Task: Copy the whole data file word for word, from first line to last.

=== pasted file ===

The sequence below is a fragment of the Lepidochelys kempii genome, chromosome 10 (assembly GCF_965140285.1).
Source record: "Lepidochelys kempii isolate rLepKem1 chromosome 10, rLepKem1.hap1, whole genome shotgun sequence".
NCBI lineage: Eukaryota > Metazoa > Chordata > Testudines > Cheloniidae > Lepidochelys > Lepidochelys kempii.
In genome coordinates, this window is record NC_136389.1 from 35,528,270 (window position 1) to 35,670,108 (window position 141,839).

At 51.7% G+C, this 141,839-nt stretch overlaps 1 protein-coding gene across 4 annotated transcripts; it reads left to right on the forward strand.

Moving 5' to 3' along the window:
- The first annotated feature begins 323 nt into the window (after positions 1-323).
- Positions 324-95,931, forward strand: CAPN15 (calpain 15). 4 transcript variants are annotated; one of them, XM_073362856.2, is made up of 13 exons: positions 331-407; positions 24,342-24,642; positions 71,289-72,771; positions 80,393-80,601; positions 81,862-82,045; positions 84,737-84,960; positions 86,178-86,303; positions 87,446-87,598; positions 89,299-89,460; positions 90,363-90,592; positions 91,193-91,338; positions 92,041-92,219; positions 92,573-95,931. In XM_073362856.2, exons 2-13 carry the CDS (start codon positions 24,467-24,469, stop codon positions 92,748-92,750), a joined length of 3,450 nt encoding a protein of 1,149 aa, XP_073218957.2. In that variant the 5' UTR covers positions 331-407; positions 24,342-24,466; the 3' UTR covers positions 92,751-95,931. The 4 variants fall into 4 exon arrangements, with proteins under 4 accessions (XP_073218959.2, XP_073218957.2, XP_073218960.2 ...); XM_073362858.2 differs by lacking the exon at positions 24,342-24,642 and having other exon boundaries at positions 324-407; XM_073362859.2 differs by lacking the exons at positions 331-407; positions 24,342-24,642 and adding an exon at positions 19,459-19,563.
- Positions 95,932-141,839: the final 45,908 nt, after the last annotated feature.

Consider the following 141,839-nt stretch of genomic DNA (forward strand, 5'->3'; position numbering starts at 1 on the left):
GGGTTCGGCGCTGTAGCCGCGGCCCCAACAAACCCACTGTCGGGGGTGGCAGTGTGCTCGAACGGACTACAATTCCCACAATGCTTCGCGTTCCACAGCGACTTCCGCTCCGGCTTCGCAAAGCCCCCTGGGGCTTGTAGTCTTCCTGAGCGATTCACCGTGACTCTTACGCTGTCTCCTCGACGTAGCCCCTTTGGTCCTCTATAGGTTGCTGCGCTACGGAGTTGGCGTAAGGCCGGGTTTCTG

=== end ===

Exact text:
The sequence below is a fragment of the Lepidochelys kempii genome, chromosome 10 (assembly GCF_965140285.1).
Source record: "Lepidochelys kempii isolate rLepKem1 chromosome 10, rLepKem1.hap1, whole genome shotgun sequence".
NCBI lineage: Eukaryota > Metazoa > Chordata > Testudines > Cheloniidae > Lepidochelys > Lepidochelys kempii.
In genome coordinates, this window is record NC_136389.1 from 35,528,270 (window position 1) to 35,670,108 (window position 141,839).

At 51.7% G+C, this 141,839-nt stretch overlaps 1 protein-coding gene across 4 annotated transcripts; it reads left to right on the forward strand.

Moving 5' to 3' along the window:
- The first annotated feature begins 323 nt into the window (after positions 1-323).
- Positions 324-95,931, forward strand: CAPN15 (calpain 15). 4 transcript variants are annotated; one of them, XM_073362856.2, is made up of 13 exons: positions 331-407; positions 24,342-24,642; positions 71,289-72,771; positions 80,393-80,601; positions 81,862-82,045; positions 84,737-84,960; positions 86,178-86,303; positions 87,446-87,598; positions 89,299-89,460; positions 90,363-90,592; positions 91,193-91,338; positions 92,041-92,219; positions 92,573-95,931. In XM_073362856.2, exons 2-13 carry the CDS (start codon positions 24,467-24,469, stop codon positions 92,748-92,750), a joined length of 3,450 nt encoding a protein of 1,149 aa, XP_073218957.2. In that variant the 5' UTR covers positions 331-407; positions 24,342-24,466; the 3' UTR covers positions 92,751-95,931. The 4 variants fall into 4 exon arrangements, with proteins under 4 accessions (XP_073218959.2, XP_073218957.2, XP_073218960.2 ...); XM_073362858.2 differs by lacking the exon at positions 24,342-24,642 and having other exon boundaries at positions 324-407; XM_073362859.2 differs by lacking the exons at positions 331-407; positions 24,342-24,642 and adding an exon at positions 19,459-19,563.
- Positions 95,932-141,839: the final 45,908 nt, after the last annotated feature.

Consider the following 141,839-nt stretch of genomic DNA (forward strand, 5'->3'; position numbering starts at 1 on the left):
GGGTTCGGCGCTGTAGCCGCGGCCCCAACAAACCCACTGTCGGGGGTGGCAGTGTGCTCGAACGGACTACAATTCCCACAATGCTTCGCGTTCCACAGCGACTTCCGCTCCGGCTTCGCAAAGCCCCCTGGGGCTTGTAGTCTTCCTGAGCGATTCACCGTGACTCTTACGCTGTCTCCTCGACGTAGCCCCTTTGGTCCTCTATAGGTTGCTGCGCTACGGAGTTGGCGTAAGGCCGGGTTTCTG